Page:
make valuable connections with not just horses, but their family pets, as well. She and her Husband work together at their new location in Templeton to provide education and a healing environment for animals and humans. Green explained that she is able to feel what animals and people are feeling, saying that when she is tuned in to the situation the healing becomes intuitive. “I will see a color in an aura that is very strong and know that that’s what the person or animal needs to get better and just focus intent and energy from my body to the problem areas,” she said. “I work with horses, have helped dogs with behavioral issues, cats with territory issues and people with severe to moderate health problems. I have seen the results and, though some are skeptical of these practices, if you are open to trying it can really help.” Green also offers horse education programs for adults and children, helping people connect and communicate with horses through her natural ability to commune with animals and people. She also teaches horsemanship and riding activities, including summer camp. The people that come to her class in general have never even seen a horse close up let alone touched one. It is a very rewarding experience for these people, who start with basic grooming, walking the horse around and really just getting to know them,

she said. “It is really about making the connection with the horse in the beginning that allows for the person and the horse to get to a level of comfort with each other that allows them to work together,” she said. “We start people out with our most gentle horses and by the time the four-course class is done the students are ready to get up and ride.” Green has a passion for all things living and a unique perspective to share. Though her style of horse training and healing may seem to be out of the ordinary, it is a practice that has been around for centuries. Many different cultures around the world practice these techniques and have for generations. In Chinese medicine, they call energy Chi, in Japan Qi, and in India it is called Ayur, the system of life, and veda, the knowledge. Many cultures practice these techniques through chakra manipulation, meditation, Tai Chi, Chi Gong, Reiki, and other natural medicines. There are so many cultures that practice these techniques with success that many groups in the West have taken up the banner to promote these Old World techniques. Green is one such Westerner that saw an application in her life with equines, humans and other animals and ran with it. To learn more about Teal Healing, classes, summer camp and more, visit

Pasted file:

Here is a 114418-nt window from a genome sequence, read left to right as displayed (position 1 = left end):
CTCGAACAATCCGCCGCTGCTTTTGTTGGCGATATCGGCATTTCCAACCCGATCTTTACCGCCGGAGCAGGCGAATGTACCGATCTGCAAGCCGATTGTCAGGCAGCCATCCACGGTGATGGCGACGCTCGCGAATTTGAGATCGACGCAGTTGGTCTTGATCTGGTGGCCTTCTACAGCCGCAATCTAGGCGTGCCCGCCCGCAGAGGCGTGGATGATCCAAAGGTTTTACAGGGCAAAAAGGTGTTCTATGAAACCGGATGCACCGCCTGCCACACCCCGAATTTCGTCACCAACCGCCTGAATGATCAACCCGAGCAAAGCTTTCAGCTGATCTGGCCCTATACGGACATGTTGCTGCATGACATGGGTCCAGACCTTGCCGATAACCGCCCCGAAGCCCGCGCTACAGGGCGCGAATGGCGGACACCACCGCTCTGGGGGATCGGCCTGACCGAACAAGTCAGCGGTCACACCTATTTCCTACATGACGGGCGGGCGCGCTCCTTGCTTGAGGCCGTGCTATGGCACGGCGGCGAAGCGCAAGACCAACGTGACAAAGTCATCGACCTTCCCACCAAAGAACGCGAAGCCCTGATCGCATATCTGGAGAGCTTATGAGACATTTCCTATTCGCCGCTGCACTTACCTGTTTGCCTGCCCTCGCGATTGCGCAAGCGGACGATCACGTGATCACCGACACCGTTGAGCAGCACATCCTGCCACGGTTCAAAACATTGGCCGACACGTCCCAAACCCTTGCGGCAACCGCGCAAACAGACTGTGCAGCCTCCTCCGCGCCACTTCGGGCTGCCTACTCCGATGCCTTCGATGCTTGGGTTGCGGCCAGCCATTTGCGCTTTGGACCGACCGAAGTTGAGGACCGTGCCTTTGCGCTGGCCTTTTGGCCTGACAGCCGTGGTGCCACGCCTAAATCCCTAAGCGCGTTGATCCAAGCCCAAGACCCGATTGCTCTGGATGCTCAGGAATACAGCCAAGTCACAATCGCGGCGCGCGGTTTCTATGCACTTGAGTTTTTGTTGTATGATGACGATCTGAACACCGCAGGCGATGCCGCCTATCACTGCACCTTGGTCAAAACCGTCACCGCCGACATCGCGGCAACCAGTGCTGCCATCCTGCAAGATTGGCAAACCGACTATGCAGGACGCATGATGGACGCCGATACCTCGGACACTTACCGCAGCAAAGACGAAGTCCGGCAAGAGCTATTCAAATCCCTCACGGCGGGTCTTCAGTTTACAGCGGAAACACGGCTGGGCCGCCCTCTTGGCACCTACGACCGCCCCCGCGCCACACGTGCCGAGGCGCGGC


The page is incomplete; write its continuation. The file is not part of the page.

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What are the normal reproductive parameters of a healthy mare? Horses are seasonal breeders with peak fertility, in both the stallion and the mare seen in mid-summer when the length of daylight is 16 hours. A normal heat cycle in a mare consists of 21-23 days; 5-7 days in heat (Estrus), in which only one follicle out of the whole follicle population ovulates, followed by 16-18 days out of heat (Di-estrus). Mares that exhibit this heat-cycle pattern, and ovulate a follicle of 35 mm or larger can expect a pregnancy rate of 70 percent on one heat cycle when bred to a normal healthy stallion.

The figure below depicts the ovarian physiological dynamics at the various stages of a normal heat cycle. LH = Luteinizing Hormone FSH = Follicle Stimulating Hormone PGF2 = Prostaglandin (Type F2 alpha)

What are the normal reproductive parameters of a healthy stallion? A normal healthy stallion can be collected twice daily, but most stallions are collected every other day – especially in artificial insemination programs. Normal reproductive parameters of a stallion include 70 ml (range 30 to 250 ml) ejaculate volume, 120 million/ml (range 30 to 600 million/ml) sperm concentration, typically 7 to 10 billion total sperm per ejaculate, greater than 60 % progressive motility and greater than 60 percent normal morphology. With a minimum semen dose of 500 million progressively motile sperm required to inseminate a mare, the average stallion will produce enough semen to breed at least 8 mares per ejaculation.

How can the fertility of a stallion be affected? Similar to the mares, there are certain factors that can affect stallion fertility which include: o The transition from the non-breeding season (winter) and the optimal breeding period, mid-summer. Stallion’s that have not shed out at least 50% of their winter hair coat (indicating their body does not consider the summer breeding season is at hand) will generally have lower fertility. o Infection or inflammation of the reproductive tract o Timing of breeding in relation to the timing of mare’s ovulation o Musculoskeletal pain that interferes with the physical act of breeding.

Can we improve the breeding output of a stallion and mare? The following techniques can be helpful in improving the breeding output: